Publication(World Bank, Washington, DC, 2015-08) Del Carpio, Ximena V. ; Wagner, MathisCivil war in Syria has resulted in more than four million refugees fleeing the country, of which 1.8 million have found refuge in Turkey, making it the largest refugee-hosting country worldwide. This paper combines newly available data on the 2014 distribution of Syrian refugees across subregions of Turkey with the Turkish Labour Force Survey, to assess the impact on Turkish labor market conditions. Using a novel instrument, the analysis finds that the refugees, who overwhelmingly do not have work permits, result in the large-scale displacement of informal, low-educated, female Turkish workers, especially in agriculture. While there is net displacement, the inflow of refugees also creates higher-wage formal jobs, allowing for occupational upgrading of Turkish workers. Average Turkish wages have increased primarily as the composition of the employed has changed because of the inflow of refugees.
Publication( 2011-05-01) Alam, Andaleeb ; Baez, Javier E. ; Del Carpio, Ximena V.The Punjab Female School Stipend Program, a female-targeted conditional cash transfer program in Pakistan, was implemented in response to gender gaps in education. An early evaluation of the program shows that the enrollment of eligible girls in middle school increased in the short term by nearly 9 percentage points. This paper uses regression discontinuity and difference-in-difference analyses to show that five years into the program implementation positive impacts do persist. Beneficiary adolescent girls are more likely to progress through and complete middle school and work less. There is suggestive evidence that participating girls delay their marriage and have fewer births by the time they are 19 years old. Girls who are exposed to the program later, and who are eligible for the benefits given in high school, increase their rates of matriculating into and completing high school. The persistence of impacts can potentially translate into gains in future productivity, consumption, inter-generational human capital accumulation and desired fertility. Lastly, there is no evidence that the program has negative spillover effects on educational outcomes of male siblings.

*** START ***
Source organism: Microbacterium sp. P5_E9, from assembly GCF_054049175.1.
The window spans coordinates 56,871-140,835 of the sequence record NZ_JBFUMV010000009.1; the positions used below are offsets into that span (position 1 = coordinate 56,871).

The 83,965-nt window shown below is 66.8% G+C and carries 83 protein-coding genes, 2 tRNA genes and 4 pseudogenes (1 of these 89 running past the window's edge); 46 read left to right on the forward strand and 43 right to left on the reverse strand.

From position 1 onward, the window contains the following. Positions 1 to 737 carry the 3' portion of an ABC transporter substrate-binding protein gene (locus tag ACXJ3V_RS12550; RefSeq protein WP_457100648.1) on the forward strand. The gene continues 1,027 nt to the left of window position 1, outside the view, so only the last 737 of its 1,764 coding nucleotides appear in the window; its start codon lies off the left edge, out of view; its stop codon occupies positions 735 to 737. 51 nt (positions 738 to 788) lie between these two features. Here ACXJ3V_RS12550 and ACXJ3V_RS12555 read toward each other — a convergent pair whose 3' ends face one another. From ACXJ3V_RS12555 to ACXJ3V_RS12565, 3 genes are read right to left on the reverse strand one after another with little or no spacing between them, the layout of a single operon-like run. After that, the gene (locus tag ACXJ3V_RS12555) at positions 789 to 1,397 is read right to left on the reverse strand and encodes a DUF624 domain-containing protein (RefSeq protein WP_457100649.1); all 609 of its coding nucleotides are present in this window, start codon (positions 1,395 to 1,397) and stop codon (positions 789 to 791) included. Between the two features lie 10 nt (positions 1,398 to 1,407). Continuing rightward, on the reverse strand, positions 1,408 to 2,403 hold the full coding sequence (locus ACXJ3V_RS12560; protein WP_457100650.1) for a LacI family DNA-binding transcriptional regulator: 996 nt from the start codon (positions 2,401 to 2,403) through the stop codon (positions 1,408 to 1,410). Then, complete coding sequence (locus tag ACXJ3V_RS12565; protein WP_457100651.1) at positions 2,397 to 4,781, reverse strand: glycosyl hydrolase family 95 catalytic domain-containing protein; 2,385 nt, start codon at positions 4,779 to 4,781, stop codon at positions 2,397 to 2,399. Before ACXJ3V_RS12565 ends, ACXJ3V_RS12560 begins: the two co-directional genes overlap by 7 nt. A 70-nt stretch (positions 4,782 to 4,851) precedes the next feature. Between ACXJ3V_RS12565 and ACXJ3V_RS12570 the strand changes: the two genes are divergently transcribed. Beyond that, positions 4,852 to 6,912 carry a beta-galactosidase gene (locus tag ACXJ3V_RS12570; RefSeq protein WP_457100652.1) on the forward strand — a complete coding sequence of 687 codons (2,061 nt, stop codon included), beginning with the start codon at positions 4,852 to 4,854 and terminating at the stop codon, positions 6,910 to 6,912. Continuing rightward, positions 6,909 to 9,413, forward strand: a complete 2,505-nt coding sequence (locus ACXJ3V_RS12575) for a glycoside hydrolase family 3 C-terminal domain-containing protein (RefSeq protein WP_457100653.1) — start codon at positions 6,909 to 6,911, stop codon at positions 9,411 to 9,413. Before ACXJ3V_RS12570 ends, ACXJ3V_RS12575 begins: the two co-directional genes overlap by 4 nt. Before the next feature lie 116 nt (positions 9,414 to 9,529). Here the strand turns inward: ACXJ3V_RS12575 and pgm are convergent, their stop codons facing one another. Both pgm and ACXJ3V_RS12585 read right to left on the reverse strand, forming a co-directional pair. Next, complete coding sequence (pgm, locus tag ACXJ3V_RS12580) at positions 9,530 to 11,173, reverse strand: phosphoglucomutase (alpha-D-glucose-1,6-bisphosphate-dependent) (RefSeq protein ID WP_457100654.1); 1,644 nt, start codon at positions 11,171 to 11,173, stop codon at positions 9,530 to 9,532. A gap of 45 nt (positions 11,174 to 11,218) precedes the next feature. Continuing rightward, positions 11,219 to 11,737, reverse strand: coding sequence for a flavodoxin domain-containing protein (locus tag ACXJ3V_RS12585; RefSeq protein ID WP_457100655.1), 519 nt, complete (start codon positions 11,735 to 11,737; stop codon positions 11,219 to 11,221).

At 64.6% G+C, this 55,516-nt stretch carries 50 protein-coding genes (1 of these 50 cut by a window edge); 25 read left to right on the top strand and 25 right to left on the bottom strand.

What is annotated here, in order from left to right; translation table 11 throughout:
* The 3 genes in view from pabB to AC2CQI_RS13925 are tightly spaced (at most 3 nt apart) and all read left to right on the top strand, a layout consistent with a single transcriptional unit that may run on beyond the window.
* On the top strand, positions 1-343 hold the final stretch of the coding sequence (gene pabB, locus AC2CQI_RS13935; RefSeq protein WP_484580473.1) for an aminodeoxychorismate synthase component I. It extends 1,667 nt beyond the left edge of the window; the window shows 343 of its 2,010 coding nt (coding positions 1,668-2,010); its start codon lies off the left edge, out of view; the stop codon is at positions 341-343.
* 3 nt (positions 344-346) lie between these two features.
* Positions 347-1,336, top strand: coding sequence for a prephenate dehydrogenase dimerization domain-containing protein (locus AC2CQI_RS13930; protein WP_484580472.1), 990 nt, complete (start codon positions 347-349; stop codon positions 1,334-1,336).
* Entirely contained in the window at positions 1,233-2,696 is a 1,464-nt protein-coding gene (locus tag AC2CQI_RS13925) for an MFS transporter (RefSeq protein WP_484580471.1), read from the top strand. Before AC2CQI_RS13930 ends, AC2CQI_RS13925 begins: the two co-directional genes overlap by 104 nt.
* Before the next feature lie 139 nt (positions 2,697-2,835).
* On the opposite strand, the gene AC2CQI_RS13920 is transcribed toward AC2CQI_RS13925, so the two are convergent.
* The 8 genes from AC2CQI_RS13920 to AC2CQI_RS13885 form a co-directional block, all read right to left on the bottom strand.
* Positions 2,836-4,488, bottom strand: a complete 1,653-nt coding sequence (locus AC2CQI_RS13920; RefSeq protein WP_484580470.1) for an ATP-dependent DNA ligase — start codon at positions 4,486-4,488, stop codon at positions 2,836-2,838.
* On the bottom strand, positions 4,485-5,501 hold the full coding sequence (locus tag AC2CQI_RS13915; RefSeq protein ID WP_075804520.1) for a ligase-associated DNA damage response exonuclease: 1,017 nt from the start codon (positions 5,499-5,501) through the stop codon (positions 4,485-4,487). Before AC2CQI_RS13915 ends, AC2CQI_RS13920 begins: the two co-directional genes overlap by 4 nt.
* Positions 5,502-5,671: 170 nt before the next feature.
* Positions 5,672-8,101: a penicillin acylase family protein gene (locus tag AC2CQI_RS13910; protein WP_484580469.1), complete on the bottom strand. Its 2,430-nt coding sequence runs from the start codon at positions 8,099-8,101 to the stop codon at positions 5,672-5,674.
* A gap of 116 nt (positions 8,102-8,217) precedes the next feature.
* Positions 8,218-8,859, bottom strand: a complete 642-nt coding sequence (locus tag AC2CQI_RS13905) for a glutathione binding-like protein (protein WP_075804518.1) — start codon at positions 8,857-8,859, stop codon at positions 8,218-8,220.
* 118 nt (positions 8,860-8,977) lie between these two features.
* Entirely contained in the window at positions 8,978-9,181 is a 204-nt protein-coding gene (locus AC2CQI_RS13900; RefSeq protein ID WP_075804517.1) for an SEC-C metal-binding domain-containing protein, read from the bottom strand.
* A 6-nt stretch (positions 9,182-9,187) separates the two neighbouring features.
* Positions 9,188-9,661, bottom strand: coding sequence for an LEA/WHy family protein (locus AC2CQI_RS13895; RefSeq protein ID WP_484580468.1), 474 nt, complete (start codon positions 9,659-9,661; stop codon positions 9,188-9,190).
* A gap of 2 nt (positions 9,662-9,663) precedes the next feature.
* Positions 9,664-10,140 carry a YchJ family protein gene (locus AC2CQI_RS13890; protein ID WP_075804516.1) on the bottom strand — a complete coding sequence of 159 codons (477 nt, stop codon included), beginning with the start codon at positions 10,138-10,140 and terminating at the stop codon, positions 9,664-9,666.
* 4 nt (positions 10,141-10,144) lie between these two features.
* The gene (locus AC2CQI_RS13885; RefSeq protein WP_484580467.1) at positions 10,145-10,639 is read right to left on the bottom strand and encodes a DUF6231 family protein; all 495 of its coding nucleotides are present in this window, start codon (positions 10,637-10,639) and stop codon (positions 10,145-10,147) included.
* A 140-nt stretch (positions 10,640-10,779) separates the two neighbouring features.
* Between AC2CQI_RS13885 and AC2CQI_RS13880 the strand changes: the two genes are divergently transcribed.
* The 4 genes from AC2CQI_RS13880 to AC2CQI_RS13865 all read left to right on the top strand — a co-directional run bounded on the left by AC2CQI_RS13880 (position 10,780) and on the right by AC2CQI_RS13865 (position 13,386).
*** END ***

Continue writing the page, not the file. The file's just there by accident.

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Is Irrigation Rehabilitation Good for Poor Farmers? An Impact Evaluation of a Non-experimental Irrigation Project in Peru( 2011) Del Carpio, Ximena V. ; Loayza, Norman ; Datar, GayatriThis paper analyses the effect of a set of irrigation rehabilitation projects conducted over the last 10 years in Peru. The projects were conducted without the aim or the tools for a full-fledged impact evaluation. Nevertheless, this paper attempts an evaluation through the use of alternative data sources such as household surveys and geographic information, a strategy of identification of beneficiaries and control households based on spatial proximity to the projects' sites, and an econometric approach consisting of a double-differencing technique. The empirical analysis is guided and interpreted with the help of a theoretical model that considers the effects of an irrigation project on the distribution of production, employment and income for different types of landowners. The paper concludes that the irrigation projects implemented in Peru had a positive impact on intended beneficiary households, but not in the way it could have been simplistically expected. The project did benefit the poor but not by increasing production in their own small plots but by providing them with better employment opportunities in larger farms.